BEIRUT — Lebanese caretaker Prime Minister Najib Mikati said Monday that "it would not be logical, or even reasonable, to elect a president who would antagonize Hezbollah," in a lengthy interview with the French daily Le Figaro.
Lebanon has been without a president since Oct. 31, 2022, when former President Michel Aoun's term expired.
Mikati also talked about his trip to New York, where he is currently representing Lebanon at the 78th annual session of the United Nations General Assembly.
Not to interfere, but...
"I have no intention of interfering in the presidential election, but it would not be logical, or even reasonable, to elect a president who would antagonize Hezbollah," Najib Mikati told Le Figaro. "Because it is one of the main parties of the Shiite community, which represents almost a third of the country's population."
Hezbollah and Parliament Speaker Nabih Berri's Amal Movement have thus far backed Marada Movement leader Sleiman Frangieh for the presidency.
At the end of August, Berri proposed an initiative to hold open electoral sessions in Parliament, provided they be preceded by an extended dialogue that would bring together the heads of the parliamentary groups for seven days.
"I will ask the world powers to use their influence to convince the different Lebanese parties to finally elect a president," during the UN General Assembly, Mikati added.
"Lebanon has all the means for its resurrection; it's up to its political class to make it possible. The state exists and could function perfectly well," he continued.
For the first time in its history, Lebanon is experiencing a total power executive vacuum, with no president and a resigned government. Mikati's opponents accuse him of assuming the powers of the presidency amid the vacancy.
'Supporting us in the face of the migration crisis'
Asked by Le Figaro what he intends to ask the international community in New York, Mikati replied: "To support us in the face of the migratory crisis. We are already hosting over a million Syrian refugees, and hundreds more migrants are arriving in Lebanon every day, upsetting the country's economic, demographic and confessional balance."
"The reception of migrants in Lebanon, provided by the United Nations High Commissioner for Refugees (UNHCR), has the problem of constituting a strong financial incentive to illegal immigration, without dealing with the problem at the source. UNHCR should negotiate directly with the Syrian authorities," he added.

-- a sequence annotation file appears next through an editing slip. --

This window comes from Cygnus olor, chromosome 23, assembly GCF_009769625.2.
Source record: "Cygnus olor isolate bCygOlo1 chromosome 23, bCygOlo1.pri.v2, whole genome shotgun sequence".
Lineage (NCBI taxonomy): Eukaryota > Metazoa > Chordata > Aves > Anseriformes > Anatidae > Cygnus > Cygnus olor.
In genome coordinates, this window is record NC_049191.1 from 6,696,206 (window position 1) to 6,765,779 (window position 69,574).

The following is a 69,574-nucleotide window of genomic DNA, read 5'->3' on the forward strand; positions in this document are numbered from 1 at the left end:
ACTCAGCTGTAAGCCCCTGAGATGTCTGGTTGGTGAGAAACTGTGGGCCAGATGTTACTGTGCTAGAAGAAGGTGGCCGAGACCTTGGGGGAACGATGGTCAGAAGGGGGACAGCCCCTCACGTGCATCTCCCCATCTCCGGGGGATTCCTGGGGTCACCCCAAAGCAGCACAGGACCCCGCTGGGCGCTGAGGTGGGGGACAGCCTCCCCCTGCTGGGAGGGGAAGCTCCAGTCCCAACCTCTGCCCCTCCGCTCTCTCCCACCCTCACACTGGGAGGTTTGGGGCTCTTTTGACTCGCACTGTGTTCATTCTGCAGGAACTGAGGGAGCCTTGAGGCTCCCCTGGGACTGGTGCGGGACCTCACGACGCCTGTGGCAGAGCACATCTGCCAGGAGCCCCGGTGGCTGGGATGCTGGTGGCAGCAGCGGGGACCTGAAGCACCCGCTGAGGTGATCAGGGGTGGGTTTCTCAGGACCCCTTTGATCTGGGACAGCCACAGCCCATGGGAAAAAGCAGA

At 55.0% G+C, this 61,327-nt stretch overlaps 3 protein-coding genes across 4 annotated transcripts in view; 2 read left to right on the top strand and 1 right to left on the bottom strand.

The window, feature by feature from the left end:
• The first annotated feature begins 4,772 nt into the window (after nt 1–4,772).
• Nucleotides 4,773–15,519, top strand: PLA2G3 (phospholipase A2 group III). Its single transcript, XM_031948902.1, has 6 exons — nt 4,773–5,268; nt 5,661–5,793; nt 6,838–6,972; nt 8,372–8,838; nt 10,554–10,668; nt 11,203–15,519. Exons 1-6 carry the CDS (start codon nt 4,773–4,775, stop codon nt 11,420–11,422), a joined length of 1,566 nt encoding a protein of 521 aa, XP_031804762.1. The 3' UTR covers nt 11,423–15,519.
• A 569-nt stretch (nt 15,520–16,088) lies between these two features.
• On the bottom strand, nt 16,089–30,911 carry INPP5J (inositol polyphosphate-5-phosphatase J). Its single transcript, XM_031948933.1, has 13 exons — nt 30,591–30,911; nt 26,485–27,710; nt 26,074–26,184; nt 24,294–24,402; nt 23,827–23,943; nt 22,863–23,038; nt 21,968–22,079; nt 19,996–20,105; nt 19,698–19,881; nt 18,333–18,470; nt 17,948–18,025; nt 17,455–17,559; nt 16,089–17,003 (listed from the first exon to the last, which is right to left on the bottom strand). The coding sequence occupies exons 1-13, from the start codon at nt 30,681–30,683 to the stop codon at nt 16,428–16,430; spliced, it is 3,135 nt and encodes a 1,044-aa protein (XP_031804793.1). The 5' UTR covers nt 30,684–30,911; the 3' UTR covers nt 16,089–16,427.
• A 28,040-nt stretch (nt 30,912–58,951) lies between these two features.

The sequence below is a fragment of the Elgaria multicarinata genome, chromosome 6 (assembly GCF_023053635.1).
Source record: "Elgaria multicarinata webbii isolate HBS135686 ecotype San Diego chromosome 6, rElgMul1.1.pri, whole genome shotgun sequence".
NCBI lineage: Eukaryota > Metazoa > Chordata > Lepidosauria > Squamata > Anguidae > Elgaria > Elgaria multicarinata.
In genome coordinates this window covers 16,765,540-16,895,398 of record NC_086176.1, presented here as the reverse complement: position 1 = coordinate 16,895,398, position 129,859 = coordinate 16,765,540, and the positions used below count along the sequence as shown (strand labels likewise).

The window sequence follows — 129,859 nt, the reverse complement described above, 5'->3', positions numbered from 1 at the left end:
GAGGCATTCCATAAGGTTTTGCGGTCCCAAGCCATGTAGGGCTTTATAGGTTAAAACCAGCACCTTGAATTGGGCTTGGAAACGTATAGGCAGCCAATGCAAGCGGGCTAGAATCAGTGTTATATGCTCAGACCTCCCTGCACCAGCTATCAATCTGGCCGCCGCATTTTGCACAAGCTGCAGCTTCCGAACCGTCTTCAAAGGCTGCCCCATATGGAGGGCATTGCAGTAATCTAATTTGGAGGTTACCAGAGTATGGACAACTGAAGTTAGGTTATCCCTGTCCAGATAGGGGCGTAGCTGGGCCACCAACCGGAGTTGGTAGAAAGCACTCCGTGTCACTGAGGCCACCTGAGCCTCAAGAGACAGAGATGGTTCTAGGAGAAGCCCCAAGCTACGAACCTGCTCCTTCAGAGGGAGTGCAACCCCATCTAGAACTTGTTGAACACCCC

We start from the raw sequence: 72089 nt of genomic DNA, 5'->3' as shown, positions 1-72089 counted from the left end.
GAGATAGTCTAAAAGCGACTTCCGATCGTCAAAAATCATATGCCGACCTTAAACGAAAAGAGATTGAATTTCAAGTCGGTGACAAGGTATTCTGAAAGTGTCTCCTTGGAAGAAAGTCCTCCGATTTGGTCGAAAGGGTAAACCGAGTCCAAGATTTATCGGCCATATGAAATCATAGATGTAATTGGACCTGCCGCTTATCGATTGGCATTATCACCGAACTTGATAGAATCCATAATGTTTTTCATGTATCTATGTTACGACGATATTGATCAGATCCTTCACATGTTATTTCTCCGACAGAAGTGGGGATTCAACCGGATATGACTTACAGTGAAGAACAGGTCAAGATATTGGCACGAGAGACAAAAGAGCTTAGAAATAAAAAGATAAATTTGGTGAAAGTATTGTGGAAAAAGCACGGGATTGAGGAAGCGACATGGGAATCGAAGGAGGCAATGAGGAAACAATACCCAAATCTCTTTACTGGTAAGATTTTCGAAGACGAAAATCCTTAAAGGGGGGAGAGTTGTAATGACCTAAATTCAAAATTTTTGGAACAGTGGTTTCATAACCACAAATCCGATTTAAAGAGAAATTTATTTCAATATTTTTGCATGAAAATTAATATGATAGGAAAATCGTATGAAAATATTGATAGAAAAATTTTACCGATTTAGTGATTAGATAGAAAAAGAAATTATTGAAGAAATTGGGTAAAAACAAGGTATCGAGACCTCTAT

Mikati also said that the United Nations should help Lebanon "to demarcate a clear land border" with Israel, despite the fact that Beirut and Tel Aviv are still technically in a state of war/.
The caretaker prime minister also held talks with UN Secretary-General Antonió Guterres.
According to a UN statement seen by L'Orient-Le Jour's New York correspondent, Guterres "underlined the continued commitment of the United Nations to support the Lebanese people. The Secretary-General expressed his gratitude for Lebanon's generosity in welcoming refugees while highlighting efforts to find solutions for their safe and dignified return."
The text concludes as follows: "The Secretary-General and Mikati discussed the importance of Security Council resolutions 1559 (2004) and 1701 (2006) and UNIFIL's contribution to maintaining stability. These resolutions require the disarmament of all armed groups in Lebanon.
According to several Lebanese media reports, the Group of Five (France, United States, Saudi Arabia, Qatar and Egypt) also met Tuesday on the sidelines of the UN General Assembly in New York to discuss the Lebanese situation, with a specific emphasis on the presidential election. No official statement was released following the meeting.
BEIRUT — Lebanese caretaker Prime Minister Najib Mikati said Monday that "it would not be logical, or even reasonable, to elect a president who would antagonize Hezbollah," in a lengthy interview with the French daily Le Figaro. Lebanon has been without a president since Oct. 31, 2022, when former President Michel Aoun's term expired. Mikati also talked about his trip to New York, where...